SAN DIEGO (NNS) -- Southwest Regional Maintenance Center (SWRMC) hosted a National American Indian Heritage Month celebration which included a short film and guest speakers, Nov. 16, at the Naval Base San Diego theater.
The event provided an opportunity for SWRMC employees to celebrate diversity and gain a greater understanding of Native American Indian history and culture.
"This is the eighth celebration we've had this year celebrating [equal employment opportunity] and diversity events", said Tom Coumes, SWRMC executive director. "We couldn't execute the mission here at SWRMC without the diversity of every single individual that comes to the command, and I think it's important that we celebrate diversity."
Guest speaker Larry Banegas greeted the crowd with a Native American welcoming song. He then spoke of his Kumeyaay history and community involvement as president and founder of Kumeyaay.com and having served as a member of the Tribal Council for the Barona Band of the Kumeyaay.
He was raised on the Barona reservation and teaches Kumeyaay culture and tradition to the community. He taught California Indian history and traditional knowledge at D.Q. University at Sycuan and presently sits on the American Indian Recruitment Programs Board.
Banegas shared his personal struggle dealing with the anger he felt as a young man toward the historically disturbing treatment of Native American people and culture, as well as acclimating to mainstream culture when attending California State Long Beach. As Banegas grew older he began to embrace all of the San Diego community, stating we must all work together and do what we can to improve the situation.
"I am American and so are you. And we are all brothers and sisters," said Banegas. "When you are in the service, you work together to get the job done. It doesn't matter if you are white, brown, red, or black, you are one. And that is what this country needs to be."
Following Banegas, guest speaker Ruben "Chato" Hinojosa discussed his history and experiencea as an enrolled member of the Lipan Apache Nation Tribe of Texas and a 10 year Navy veteran, and his work as an actor, artist, writer, traditional American Indian flute performer, sculptor, and creator of warrior bone knives.
"Apache always go to where the best fight is," Hinojosa joked when sharing his passion for his naval career.
Hinojosa closed his presentation with a performance of the sunrise song on his flute, which he refers to as his medicine.
Following Hinojosa's performance, SWRMC's Executive Officer Capt. Paul W. Bieraugel shared his experience visiting the former site of Celilo falls, which prior to 1957 was an Indian trading site for salmon.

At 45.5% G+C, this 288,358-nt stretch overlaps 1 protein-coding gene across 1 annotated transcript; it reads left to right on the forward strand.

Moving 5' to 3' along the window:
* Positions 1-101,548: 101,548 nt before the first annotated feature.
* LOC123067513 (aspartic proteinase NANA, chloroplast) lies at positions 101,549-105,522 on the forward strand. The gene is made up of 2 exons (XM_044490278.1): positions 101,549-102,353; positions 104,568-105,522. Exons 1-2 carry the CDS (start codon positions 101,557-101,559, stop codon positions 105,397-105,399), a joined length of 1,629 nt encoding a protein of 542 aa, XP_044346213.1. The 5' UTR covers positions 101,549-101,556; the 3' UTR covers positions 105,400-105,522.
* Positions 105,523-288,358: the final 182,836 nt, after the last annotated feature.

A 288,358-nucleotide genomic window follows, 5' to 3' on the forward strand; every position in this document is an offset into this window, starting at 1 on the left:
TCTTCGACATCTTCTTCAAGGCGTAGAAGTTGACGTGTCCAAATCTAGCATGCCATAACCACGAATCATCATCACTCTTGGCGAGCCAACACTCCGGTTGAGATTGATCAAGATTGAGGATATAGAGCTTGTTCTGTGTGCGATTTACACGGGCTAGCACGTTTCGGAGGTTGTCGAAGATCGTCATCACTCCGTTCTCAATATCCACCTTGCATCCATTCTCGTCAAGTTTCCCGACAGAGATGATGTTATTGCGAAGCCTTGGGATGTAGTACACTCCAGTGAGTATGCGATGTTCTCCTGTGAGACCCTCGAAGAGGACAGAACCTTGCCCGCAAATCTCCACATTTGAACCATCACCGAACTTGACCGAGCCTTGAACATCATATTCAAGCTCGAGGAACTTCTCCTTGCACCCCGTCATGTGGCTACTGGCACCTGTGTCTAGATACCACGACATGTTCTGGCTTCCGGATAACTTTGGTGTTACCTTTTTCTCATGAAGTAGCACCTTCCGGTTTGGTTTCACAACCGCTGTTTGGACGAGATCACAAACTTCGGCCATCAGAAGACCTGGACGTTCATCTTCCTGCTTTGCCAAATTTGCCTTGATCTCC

"If you would have lived between 12,000BCE and 1957, you would have heard of Celilo Falls," said Bieraugel. "This is where all the salmon of the world came from. Native people from Alaska to the Mississippi River came here to trade salmon for thousands of years. The city grew to over 10,000 people. But, in 1957, a dam was built downstream from the falls. As the waters came up and up, the falls disappeared, and the city of 10,000 people disappeared, until all that was left were its echoes. They were overcome by the new group of Americans that sought to take over the land."
"It wasn't until recently that those echoes gained voices again, by hearing stories like we did today," said Bieraugel. "We honor them today by being here and remembering them. It's not just a history of famous Native people or battles; it's a history of people who were at harmony with our Earth. And I like to think about giving those echoes a voice again, because those falls are still there under water - and someday, if that dam ever comes down, those falls will be visible and heard again. The way I am going to honor this Native American Indian Heritage Month is to step back out into the wild. Even if it's right in a canyon between suburban sprawl, you can feel that oneness with nature. Join me. Log out of Facebook and go for a hike in the woods or walk along the shoreline, and feel that spirit we were talking about today."
The event was coordinated by SWRMC's multicultural committee, whose mission is to facilitate and educate, while promoting understanding, awareness, and tolerance of the diverse cultures and ethnic groups within the command.
SWRMC's mission is, "Our uniquely qualified team provides superior ship maintenance, modernization, technical support, and training for the Pacific Fleet."
For more information on SWRMC please visit http://www.swrmc.navy.mil/.
For more news from Southwest Regional Maintenance Center, visit http://www.navy.mil/local/swrmc/.